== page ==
Rare Venomous Sea Snake Washes Up on California Beach During El Nino
Yellow bellied sea snake was found by environmental group.
— -- An environmental group aiming to help clean up beaches in California made a startling and scary discovery when they ran across a venomous yellow-bellied sea snake.
The snake was found on Bolsa Chica State Beach, approximately 30 miles south of Los Angeles by members of the Surfrider Foundation. According to the group the poisonous snake has been found just two other times in California, once in the 1970s and once earlier this year.
The environmental group said the snake may have washed up on the shore due to warmer waters related to the El Nino weather event.
"They can swim backward and forward and can stay underwater for up to three hours," the group wrote on YouTube. "There is belief that the El Niño temperature change could have enticed the creature to swim north in search of small fish and eels, which they use their venom to paralyze."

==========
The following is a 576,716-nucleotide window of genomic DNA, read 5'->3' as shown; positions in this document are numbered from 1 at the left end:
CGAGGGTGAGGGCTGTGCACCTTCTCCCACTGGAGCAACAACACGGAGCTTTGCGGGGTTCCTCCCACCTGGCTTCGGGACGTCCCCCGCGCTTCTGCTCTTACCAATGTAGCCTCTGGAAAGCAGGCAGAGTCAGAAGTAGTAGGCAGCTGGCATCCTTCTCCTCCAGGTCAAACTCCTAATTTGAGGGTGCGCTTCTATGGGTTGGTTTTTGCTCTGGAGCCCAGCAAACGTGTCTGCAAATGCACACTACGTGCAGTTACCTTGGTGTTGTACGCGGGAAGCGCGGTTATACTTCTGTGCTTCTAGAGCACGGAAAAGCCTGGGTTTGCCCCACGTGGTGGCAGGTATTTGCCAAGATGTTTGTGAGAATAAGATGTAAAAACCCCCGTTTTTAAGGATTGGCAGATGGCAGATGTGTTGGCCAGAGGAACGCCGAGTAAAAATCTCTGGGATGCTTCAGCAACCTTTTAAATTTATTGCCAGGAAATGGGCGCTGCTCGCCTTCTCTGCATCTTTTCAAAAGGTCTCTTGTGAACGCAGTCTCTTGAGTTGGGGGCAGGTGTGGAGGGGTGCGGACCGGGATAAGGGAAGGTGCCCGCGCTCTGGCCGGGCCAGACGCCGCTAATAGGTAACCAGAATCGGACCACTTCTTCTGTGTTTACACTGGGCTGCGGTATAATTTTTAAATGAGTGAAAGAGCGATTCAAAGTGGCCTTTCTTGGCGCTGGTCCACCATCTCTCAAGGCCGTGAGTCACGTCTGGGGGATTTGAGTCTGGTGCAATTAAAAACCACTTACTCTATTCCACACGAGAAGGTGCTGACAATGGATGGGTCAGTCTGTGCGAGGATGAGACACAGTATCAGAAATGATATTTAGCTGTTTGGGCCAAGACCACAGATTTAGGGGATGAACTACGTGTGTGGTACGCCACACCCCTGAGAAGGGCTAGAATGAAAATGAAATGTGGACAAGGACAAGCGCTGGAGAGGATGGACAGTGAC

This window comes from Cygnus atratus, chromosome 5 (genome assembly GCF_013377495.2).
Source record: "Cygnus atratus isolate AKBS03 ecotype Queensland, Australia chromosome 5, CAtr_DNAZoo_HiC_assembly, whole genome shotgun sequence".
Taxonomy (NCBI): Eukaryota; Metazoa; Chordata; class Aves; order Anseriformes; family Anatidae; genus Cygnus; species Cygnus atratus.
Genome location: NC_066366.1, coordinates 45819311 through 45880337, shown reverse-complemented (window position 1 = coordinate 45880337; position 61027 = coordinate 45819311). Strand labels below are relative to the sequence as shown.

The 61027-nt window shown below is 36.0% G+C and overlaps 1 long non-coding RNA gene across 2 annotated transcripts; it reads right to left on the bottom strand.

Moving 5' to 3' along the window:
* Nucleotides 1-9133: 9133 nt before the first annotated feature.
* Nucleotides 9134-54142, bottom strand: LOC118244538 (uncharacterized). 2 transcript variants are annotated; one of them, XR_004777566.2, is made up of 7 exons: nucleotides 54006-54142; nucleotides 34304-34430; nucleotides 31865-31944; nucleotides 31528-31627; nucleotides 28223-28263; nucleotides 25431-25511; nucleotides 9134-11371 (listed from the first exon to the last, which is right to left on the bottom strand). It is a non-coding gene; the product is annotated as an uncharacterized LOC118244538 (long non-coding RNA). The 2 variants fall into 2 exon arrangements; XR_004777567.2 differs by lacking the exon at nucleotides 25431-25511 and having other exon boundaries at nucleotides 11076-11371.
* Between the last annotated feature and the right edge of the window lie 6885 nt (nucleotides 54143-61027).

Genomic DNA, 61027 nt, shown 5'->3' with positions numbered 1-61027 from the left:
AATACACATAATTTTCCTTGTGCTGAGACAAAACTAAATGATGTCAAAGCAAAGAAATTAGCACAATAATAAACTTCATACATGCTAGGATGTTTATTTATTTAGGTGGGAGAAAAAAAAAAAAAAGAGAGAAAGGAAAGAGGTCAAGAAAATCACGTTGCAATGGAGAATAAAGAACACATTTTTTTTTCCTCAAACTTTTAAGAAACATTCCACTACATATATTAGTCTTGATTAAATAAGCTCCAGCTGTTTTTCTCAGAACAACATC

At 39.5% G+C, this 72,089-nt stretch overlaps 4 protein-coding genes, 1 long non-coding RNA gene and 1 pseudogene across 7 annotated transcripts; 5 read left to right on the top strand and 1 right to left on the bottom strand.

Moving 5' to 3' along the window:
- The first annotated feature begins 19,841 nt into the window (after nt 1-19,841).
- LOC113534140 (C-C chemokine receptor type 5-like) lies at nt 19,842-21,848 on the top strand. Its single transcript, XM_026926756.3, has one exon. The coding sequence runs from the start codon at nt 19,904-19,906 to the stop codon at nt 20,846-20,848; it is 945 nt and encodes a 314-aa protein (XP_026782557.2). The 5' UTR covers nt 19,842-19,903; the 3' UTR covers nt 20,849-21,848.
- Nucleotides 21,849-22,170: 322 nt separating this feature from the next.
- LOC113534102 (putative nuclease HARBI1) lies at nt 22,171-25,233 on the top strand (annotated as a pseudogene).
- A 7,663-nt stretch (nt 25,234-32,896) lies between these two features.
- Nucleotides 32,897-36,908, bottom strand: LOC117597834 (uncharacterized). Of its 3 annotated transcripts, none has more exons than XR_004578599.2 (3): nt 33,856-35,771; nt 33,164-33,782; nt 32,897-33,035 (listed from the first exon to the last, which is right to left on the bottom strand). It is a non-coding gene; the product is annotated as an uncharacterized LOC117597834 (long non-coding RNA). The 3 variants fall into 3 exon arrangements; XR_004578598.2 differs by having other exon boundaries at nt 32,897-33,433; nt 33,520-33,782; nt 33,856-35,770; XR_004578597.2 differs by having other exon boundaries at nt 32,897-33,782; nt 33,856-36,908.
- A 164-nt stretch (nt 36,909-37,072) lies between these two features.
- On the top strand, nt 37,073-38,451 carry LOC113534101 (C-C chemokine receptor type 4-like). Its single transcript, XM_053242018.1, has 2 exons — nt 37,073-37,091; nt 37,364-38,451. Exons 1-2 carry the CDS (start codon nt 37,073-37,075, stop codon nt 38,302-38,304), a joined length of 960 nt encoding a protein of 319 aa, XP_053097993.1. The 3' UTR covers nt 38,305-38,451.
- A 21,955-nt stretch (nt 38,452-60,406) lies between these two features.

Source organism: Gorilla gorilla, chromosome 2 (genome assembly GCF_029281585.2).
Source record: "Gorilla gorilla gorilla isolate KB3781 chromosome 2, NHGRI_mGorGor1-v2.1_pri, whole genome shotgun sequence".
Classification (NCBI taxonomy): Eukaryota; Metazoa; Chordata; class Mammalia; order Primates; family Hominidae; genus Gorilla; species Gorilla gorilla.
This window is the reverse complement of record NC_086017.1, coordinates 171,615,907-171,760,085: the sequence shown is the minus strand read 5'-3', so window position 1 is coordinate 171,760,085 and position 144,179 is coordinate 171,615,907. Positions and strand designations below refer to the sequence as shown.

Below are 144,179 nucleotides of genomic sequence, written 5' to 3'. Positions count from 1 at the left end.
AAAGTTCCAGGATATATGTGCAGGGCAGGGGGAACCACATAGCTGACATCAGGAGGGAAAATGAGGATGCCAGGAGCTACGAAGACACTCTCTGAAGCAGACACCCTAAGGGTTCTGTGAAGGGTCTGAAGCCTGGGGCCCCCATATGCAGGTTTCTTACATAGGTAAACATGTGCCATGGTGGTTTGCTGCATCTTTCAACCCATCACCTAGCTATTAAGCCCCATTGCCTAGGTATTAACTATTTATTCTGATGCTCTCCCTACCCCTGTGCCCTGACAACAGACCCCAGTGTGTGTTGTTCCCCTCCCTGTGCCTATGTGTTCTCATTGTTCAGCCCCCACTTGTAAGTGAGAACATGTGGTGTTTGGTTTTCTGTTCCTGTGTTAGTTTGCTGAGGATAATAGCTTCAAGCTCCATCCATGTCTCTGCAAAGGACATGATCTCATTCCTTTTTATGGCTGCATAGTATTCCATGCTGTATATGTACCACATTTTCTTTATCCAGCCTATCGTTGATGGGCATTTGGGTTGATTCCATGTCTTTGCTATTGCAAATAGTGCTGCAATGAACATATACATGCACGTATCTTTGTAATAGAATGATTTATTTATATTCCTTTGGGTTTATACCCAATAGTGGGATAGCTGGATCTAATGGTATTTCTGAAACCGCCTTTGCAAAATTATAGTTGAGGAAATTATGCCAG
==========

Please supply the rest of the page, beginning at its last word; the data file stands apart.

The snake was already dead when it was found by beachcombers.
In October of this year another yellow-bellied sea snake was found on another Southern California beach. While that snake was found alive, it died shortly thereafter.
Greg Pauly, assistant curator of herpetology at the Natural History Museum of Los Angeles County, told ABC News that it is rare for a person to get a lethal dose from these snakes because their mouth is so small and they usually prey on small fish. However he recommended people keep their distance from the animal.
Pauly said the snake is normally found in tropical waters, but the warmer temperatures likely mean there are more snakes in the region.
"We were expecting this," Pauly told ABC News in October. "It's a rare event, but it was also somewhat predictable given that we are currently experiencing a fairly dramatic El Nino year."
ABC News' Emily Shapiro contributed to this report.